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Martins Bank 1928+

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1930 is quite a busy year for Martins Bank which opens a total of six new Branches – four of which are in the South of England, three of those being established in the Capital itself.

In Service: 17 December 1930 until 21 July 1962

Extract from Martins Bank Limited Annual Report and Accounts for 1930 © Barclays

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Image © BT 1932

It is something of a coup for the Bank to have set up shop at No.213 Baker Street London, only a few doors down from a certain Mr Sherlock Holmes!  We would be most obliged if a modern-day detective were able unearth a picture of this branch.  There are no visits to Baker Street by Martins Bank Magazine, and no records of any staff retirements from this Branch. However, as a special treat we offer below “Sherlock Holmes and the Bankers” written by Harold Blundell (of Manchester City office pictured below right), who in the 1950s and 60s wrote many successful novels under the name of George Bellairs.  In 1954 he writes an article for Martins Bank Magazine in which he examines several references to Banks and Bank Managers within Arthur Conan Doyle’s series of Sherlock Holmes Adventures, and points out – of course – the proximity of Martins Bank’s Baker Street Branch to the home of the great detective himself…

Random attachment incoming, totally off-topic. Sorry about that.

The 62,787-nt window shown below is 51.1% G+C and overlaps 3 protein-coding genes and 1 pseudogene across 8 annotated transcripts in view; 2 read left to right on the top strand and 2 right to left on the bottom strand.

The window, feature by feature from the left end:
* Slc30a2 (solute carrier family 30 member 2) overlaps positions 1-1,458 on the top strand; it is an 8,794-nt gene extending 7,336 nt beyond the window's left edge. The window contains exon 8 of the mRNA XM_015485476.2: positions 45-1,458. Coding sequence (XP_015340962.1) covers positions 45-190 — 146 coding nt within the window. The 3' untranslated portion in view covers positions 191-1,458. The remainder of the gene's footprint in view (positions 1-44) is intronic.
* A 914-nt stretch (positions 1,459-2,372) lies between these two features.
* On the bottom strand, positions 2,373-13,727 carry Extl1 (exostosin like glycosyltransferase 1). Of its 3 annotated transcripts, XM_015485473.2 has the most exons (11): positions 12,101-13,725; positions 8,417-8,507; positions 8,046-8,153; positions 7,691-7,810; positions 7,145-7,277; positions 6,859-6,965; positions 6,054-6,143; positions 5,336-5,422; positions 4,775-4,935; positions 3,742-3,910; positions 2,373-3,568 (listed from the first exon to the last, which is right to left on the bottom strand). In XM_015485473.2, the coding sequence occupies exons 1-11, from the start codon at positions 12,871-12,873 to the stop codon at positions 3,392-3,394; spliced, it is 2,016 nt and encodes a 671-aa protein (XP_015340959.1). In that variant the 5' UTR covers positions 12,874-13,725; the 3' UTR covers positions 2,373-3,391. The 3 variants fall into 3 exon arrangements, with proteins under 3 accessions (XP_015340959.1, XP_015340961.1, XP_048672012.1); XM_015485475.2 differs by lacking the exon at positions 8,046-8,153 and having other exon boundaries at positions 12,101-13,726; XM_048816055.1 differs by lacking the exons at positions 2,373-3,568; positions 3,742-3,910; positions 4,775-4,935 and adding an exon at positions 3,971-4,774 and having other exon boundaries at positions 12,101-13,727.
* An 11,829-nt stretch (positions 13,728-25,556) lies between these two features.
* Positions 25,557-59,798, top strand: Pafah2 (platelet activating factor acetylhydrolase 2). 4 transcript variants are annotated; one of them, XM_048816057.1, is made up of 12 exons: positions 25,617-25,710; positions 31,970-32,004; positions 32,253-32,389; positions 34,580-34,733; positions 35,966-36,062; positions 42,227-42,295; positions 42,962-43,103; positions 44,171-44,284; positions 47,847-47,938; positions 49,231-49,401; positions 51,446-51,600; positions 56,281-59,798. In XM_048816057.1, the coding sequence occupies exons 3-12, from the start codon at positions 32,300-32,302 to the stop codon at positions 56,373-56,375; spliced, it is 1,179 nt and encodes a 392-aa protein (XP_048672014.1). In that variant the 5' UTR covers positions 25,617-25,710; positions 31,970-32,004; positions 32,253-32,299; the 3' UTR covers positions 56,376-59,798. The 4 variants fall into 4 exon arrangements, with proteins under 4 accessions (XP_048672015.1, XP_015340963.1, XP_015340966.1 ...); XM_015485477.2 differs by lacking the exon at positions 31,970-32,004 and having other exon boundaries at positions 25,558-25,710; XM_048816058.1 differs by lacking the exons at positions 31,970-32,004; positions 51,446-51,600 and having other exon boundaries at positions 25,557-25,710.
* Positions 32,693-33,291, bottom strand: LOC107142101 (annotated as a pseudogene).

{SHERLOCK HOLMES was born in 1854, and thus celebrates his hundredth birthday this year. I use the present tense because since his resurrection from the watery death forced upon him at Meiringen by Professor Moriarty, there have been no indications in The Times obituary column concerning his second decease. We can, therefore, assume that he is somewhere in Sussex keeping bees, and we wish him a very happy birthday and many more years of active existence. To those who already begin to smile at my statements, I can only answer in Holmes' own words: “You know my methods, Watson”, and urge them to search the records and find the truth. Better men than I have written in praise of this or that aspect of Sherlock Holmes, but perhaps you will agree that we ought to honour him in our Magazine by an excursion into his banking connections. These are peculiar and sometimes spectacular, to say the least of them.